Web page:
What makes Charlie so popular with children?
The story is essentially fun, yet at the same time it introduces serious themes that young readers relate to – snobbery and unkindness, for example. Roald Dahl put ‘laughter’ above all else as an essential ingredient in his work, followed by ‘exaggeration’. In terms of wish fulfilment, Charlie can also be seen as the hungry but deserving child who is specially chosen to have as much chocolate as he wants – for ever. Meanwhile the selfish and unpleasant children suffer satisfyingly terrible fates:
Veruca Salt, the little brute,
Has just gone down the rubbish chute …
We’ve polished off her parents, too.
These factors combine to make this modern cautionary tale a sure-fire winner.
They are the tiny little men imported by Willy Wonka direct from Loompaland to work in his factory (after he’d sacked all his regular workers for betraying his trade secrets). Mr Wonka explains that where the Oompas had lived, there was nothing to eat but caterpillars, and what the little people really crave more than anything else is the cacao bean from which chocolate is made. So he invited them to live and work in his chocolate factory, where they could eat as many beans as they wanted for the rest of their lives. Happy in their work (and probably high on cacao beans) the Oompa-Loompas love to sing. Their songs tell the sticky fate of each of the obnoxious children on Willy Wonka’s guided tour and contain the moral messages of the book.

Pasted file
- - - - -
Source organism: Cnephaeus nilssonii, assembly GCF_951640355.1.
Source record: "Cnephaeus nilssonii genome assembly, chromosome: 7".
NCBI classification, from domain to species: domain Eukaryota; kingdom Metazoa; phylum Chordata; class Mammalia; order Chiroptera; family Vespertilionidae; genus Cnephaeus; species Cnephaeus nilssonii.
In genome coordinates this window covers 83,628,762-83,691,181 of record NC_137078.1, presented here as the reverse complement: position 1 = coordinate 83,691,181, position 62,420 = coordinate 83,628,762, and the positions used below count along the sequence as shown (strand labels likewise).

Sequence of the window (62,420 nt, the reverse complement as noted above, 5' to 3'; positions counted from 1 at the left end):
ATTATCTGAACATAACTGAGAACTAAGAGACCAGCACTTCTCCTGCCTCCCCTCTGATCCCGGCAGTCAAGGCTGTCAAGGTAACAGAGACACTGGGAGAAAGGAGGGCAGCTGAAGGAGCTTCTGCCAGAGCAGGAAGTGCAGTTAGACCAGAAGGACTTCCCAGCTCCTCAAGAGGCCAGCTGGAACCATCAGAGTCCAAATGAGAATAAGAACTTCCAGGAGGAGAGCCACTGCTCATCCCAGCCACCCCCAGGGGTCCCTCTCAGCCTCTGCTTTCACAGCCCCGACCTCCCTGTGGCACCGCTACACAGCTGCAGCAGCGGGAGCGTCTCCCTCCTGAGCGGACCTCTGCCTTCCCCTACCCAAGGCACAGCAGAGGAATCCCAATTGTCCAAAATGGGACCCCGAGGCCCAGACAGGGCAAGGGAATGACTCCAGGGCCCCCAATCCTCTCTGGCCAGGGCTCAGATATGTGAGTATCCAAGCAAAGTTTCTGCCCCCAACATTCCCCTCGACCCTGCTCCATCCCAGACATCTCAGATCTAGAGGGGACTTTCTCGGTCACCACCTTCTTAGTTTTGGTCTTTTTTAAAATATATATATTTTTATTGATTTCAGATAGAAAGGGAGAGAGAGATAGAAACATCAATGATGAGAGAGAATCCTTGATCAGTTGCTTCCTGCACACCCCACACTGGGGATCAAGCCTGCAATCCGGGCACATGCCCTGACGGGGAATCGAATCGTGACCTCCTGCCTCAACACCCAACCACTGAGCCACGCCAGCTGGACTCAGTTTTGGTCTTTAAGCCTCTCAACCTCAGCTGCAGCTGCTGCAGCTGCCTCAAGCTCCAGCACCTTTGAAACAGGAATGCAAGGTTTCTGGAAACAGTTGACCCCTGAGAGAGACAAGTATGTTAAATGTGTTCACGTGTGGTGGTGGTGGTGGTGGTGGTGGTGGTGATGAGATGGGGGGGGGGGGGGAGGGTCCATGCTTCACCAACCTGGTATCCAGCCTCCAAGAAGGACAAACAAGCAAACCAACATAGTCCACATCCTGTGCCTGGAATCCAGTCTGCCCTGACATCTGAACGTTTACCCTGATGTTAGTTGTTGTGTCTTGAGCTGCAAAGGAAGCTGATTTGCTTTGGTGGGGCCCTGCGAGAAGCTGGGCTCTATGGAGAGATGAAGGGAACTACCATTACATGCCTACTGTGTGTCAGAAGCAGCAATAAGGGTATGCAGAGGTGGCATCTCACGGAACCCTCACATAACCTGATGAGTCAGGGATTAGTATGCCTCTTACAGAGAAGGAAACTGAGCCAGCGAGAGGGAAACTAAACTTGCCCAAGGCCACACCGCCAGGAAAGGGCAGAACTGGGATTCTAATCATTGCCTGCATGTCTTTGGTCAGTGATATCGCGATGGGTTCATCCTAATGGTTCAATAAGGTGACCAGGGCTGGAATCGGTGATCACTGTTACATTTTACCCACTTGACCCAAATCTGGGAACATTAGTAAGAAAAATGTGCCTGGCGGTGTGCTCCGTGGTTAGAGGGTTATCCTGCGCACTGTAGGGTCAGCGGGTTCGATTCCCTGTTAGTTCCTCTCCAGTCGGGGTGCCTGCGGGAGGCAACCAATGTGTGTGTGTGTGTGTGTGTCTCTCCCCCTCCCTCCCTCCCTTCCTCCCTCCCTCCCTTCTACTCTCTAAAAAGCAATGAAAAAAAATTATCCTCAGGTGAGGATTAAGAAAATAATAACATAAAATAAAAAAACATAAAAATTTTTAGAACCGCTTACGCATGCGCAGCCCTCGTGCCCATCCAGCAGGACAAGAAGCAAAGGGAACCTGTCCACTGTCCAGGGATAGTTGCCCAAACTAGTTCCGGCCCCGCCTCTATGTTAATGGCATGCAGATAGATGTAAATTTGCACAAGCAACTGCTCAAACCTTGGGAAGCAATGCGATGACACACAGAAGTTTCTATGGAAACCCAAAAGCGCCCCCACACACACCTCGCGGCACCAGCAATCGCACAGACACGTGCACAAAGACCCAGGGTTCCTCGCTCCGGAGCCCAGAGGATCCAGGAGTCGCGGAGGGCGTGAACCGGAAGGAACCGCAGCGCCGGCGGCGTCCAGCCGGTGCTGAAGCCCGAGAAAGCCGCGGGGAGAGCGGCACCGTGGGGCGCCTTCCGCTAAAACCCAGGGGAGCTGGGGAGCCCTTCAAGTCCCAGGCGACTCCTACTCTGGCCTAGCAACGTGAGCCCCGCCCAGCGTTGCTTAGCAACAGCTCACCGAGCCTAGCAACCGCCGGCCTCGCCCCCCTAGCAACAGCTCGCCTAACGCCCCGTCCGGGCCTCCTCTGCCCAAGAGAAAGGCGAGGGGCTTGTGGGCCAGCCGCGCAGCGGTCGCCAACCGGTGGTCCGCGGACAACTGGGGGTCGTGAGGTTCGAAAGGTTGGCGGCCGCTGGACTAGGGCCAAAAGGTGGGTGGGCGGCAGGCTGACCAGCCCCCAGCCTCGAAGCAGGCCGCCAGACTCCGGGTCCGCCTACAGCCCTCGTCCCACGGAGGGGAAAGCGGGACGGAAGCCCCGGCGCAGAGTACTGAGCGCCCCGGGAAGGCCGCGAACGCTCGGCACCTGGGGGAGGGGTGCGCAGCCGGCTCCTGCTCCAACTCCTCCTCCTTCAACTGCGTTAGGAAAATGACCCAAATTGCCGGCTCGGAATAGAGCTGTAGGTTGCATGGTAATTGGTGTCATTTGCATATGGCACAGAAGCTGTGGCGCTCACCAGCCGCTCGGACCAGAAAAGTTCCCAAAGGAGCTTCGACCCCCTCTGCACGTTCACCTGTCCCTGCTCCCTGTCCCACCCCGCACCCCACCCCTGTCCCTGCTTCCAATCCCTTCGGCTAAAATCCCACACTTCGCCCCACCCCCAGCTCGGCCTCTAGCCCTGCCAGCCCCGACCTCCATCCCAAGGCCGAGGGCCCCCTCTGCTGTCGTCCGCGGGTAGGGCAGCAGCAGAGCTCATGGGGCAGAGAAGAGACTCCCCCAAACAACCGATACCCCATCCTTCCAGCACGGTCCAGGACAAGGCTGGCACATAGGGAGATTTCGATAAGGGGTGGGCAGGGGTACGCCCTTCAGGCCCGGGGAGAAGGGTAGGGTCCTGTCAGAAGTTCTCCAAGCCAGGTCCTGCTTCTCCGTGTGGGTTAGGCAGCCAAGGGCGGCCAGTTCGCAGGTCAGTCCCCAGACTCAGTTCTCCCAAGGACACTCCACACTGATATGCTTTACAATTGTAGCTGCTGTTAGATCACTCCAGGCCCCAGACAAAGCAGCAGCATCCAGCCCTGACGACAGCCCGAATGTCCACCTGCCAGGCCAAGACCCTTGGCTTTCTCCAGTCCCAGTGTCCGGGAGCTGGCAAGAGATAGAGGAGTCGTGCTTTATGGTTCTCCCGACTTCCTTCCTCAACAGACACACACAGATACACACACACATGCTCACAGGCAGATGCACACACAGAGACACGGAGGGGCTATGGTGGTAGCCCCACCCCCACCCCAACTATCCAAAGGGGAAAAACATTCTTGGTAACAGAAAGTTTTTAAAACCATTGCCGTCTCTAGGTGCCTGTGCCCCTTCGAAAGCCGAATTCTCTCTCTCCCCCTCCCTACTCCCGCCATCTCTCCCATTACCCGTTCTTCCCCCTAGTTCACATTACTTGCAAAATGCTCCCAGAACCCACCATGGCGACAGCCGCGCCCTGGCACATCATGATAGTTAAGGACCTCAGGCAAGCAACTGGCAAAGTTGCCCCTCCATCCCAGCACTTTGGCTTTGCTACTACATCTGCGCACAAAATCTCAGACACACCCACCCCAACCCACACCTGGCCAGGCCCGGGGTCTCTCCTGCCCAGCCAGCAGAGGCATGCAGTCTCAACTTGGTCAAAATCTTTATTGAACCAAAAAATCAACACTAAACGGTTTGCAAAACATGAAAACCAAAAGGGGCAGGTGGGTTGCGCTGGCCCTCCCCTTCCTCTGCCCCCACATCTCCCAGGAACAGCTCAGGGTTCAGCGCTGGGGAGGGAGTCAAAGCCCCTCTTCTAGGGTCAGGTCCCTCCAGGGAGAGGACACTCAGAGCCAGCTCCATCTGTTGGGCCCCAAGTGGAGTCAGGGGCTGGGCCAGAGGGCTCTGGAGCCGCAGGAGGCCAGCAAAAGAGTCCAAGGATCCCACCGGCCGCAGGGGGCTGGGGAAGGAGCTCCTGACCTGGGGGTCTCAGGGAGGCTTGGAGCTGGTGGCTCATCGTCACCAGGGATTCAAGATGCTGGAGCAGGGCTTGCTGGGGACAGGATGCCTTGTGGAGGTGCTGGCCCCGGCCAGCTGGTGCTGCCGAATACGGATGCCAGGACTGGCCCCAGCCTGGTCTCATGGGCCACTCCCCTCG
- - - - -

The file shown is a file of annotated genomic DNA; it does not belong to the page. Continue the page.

Dahl’s highly readable style speaks directly to children, and its strong subject matter has made Charlie an all-time favourite since its first publication. The clearly defined characters are each distinct and memorable, as is the satisfyingly rough treatment Augustus Gloop, Veruca Salt and the others receive. The book also has an uncomplicated, highly original storyline, a distinctive third person narrative voice, and an opening which leads straight into the story.
No. The ‘importing’ of the Oompa-Loompas or ‘miniature pygmies’, who were depicted in the original illustrations (not by Quentin Blake) as Black, was considered highly offensive when the book was first published 30 years ago. In later illustrations they were redrawn as white. The name Oompa-Loompa was also considered to make fun of African language sounds. The Oompa-Loompas are treated kindly, but in a very patronising way – Willy Wonka clicks his fingers sharply when he wants a worker to appear; they also have to test various kinds of sweets, sometimes with unfortunate effects. Of course, the white children suffer a variety of dreadful fates but they are individualised in a way the Oompa-Loompas are not. None of the childlike Oompa-Loompas is considered a possible candidate to take over the factory.
Willy Wonka is a kindly magician but with bullying tactics and a rather selfish disregard for other people’s feelings. He forces Charlie’s grandparents into the flying lift to rehouse them, against their will, in his chocolate emporium. Hasn’t he heard of rights for Wrinklies?
Dahl wrote the screen play for the film version which was released in 1971 and increased his fame still further. Recent successful screenings of James and the Giant Peach and Matilda have made Dahl a household name.
Charlie and the Great Glass Elevator.
Helen Levene works in publishing.
The illustrations are from the Viking edition illustrated by Quentin Blake.